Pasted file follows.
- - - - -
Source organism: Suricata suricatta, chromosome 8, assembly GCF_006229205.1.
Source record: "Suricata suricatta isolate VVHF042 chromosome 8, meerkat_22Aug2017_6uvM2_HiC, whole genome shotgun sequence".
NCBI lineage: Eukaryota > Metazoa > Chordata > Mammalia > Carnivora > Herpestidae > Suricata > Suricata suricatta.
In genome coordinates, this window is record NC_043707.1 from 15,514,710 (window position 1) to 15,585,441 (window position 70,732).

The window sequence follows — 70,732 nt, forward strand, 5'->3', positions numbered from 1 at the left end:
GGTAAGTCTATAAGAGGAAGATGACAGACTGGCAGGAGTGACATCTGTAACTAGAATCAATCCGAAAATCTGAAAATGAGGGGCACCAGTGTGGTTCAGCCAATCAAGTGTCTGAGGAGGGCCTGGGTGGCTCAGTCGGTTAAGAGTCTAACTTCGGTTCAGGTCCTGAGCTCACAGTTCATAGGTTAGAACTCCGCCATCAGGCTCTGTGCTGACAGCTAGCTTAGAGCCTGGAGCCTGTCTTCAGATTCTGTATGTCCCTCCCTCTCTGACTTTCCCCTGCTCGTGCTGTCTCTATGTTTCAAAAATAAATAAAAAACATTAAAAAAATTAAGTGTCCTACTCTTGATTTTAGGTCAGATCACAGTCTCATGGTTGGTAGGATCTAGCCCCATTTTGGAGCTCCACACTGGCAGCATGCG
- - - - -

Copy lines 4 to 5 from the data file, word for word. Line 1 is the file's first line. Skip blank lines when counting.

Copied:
In genome coordinates, this window is record NC_043707.1 from 15,514,710 (window position 1) to 15,585,441 (window position 70,732).

The window sequence follows — 70,732 nt, forward strand, 5'->3', positions numbered from 1 at the left end: